TMJ stands for temporomandibular joint, which we might commonly know as the 'jaw joint.' It is the joint that connects your lower jaw to the temporal part of the skull. If you're wondering about how it works, ask the best dentist in Morton, IL.
In the United States, approximately 12% of the population experience pain in their jaw joints. This condition also affects women more than men. Are you interested in learning more about this? We've got you covered!
A TMJ disorder is the collective term used to describe conditions that affect the temporomandibular joint. It showcases a variety of symptoms that are known to bring a lot of pain and discomfort.
These problems often occur for most people at some point in their lives. And because the symptoms can vary, each disorder has a specific treatment. But due to the complexity of the conditions, diagnosing and treating them can take some time.
TMD affects the jaw and jaw joints, as well as the surrounding areas like the neck, shoulders, face, and head. The most common symptoms include:
In some cases, you may also experience neck pain and ringing in your ears. The symptoms are usually mild and don't last for a long time. But some patients do chronically experience the symptoms.
Chronic symptoms usually affect their daily activities since they experience a lot of pain when they chew, swallow or talk.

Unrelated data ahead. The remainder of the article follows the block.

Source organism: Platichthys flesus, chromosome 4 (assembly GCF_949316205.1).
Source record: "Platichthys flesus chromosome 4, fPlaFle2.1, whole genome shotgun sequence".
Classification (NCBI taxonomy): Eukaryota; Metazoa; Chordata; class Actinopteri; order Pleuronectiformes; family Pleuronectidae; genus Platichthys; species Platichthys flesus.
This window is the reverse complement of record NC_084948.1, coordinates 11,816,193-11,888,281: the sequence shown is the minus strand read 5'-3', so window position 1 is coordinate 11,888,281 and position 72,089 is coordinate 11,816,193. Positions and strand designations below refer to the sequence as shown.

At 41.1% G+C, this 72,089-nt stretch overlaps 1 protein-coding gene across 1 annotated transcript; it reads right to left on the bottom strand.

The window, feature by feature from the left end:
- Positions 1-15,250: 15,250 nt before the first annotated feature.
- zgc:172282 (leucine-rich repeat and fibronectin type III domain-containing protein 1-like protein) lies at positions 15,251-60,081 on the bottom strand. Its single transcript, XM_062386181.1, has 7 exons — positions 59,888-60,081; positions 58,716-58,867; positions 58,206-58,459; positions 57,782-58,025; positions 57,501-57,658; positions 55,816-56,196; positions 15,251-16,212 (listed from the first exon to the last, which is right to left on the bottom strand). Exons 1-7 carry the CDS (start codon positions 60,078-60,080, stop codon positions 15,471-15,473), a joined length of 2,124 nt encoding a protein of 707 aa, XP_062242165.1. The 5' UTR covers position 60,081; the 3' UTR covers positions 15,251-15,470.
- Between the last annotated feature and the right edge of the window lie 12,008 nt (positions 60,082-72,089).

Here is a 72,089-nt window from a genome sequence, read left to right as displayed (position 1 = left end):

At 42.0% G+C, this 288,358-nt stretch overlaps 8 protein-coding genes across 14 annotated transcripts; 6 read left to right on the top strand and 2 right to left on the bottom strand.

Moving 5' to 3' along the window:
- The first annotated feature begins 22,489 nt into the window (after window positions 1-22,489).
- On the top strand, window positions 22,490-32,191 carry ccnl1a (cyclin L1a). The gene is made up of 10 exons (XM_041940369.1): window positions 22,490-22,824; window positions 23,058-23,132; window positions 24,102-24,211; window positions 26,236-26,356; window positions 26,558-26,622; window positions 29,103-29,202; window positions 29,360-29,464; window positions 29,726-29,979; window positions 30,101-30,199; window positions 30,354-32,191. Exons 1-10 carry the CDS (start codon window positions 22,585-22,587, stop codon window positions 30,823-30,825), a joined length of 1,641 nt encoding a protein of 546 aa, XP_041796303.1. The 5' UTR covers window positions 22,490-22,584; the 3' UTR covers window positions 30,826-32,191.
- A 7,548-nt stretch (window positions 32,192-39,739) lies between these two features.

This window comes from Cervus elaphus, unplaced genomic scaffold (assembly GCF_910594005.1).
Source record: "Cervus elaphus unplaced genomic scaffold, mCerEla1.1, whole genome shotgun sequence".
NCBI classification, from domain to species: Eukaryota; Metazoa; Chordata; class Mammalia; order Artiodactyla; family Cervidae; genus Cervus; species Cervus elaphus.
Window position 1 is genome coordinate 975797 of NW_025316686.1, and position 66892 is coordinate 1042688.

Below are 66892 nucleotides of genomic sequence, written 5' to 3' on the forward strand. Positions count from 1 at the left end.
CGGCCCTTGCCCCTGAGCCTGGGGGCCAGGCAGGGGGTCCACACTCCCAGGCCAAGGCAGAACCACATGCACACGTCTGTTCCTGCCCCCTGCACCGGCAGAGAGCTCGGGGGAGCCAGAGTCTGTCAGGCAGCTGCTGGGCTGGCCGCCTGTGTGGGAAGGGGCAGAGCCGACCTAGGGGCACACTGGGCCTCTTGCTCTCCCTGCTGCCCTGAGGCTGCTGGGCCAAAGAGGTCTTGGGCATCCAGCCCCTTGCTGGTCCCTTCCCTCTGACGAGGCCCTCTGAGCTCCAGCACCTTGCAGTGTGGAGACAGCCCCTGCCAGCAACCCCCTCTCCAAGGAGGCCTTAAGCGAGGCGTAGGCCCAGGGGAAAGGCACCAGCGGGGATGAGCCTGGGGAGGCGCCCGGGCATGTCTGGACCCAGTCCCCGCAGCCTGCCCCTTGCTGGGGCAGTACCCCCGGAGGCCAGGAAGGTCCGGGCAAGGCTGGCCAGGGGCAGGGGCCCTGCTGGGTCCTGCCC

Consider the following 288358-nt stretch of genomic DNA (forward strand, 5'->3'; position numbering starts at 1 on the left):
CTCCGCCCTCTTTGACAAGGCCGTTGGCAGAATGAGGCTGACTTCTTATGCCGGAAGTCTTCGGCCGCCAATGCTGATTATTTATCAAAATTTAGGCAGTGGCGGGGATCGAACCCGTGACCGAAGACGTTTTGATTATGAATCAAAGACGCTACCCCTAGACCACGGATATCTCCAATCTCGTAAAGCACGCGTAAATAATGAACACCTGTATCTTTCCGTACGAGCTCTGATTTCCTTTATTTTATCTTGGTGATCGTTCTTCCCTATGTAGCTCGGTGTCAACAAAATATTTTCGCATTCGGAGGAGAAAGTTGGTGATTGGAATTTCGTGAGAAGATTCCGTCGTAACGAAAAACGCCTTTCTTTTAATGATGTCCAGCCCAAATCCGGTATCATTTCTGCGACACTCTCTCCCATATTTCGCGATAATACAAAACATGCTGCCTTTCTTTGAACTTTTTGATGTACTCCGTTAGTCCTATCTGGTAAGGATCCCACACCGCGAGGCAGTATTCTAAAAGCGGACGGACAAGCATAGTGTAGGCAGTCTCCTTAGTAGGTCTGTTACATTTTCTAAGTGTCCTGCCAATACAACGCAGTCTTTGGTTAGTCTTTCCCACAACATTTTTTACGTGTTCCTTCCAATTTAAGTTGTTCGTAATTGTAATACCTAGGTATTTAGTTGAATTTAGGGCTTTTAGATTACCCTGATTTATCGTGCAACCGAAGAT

TMJ disorders may occur due to different factors. But the most common cause is when the joint structures have become overused, becoming strained in the process.
In some cases, it may be due to physical injuries, grinding of teeth while sleeping, arthritis, infections, or autoimmune diseases. It's rare, but it can also be caused by genetics, hormones, and your environment.
There is no exact way of diagnosing a TMJ disorder. Specialists are likely to conduct physical exams and ask about the symptoms you're feeling. In most cases, they would have you undergo x-rays, MRIs, and CT scans to check for issues related to the symptoms presented by the disorders.
The good news is, there are treatments and medications that you can take to alleviate the pain. Your dentist may prescribe NSAIDs to reduce the pain and swelling.
Since jaw movement may cause discomfort, it is also advised that you have a soft diet temporarily. Applying hot and cold packs to the affected area for 10 minutes also helps.
Now that we've covered everything there is to know about TMJ disorders and how to treat them, it's time to pay a visit to the best dentist in Morton, IL.
Head on over to the Morton Dental Center. We have trained experts who can give you valuable advice and insights about how to treat TMJ disorders. Visit us today!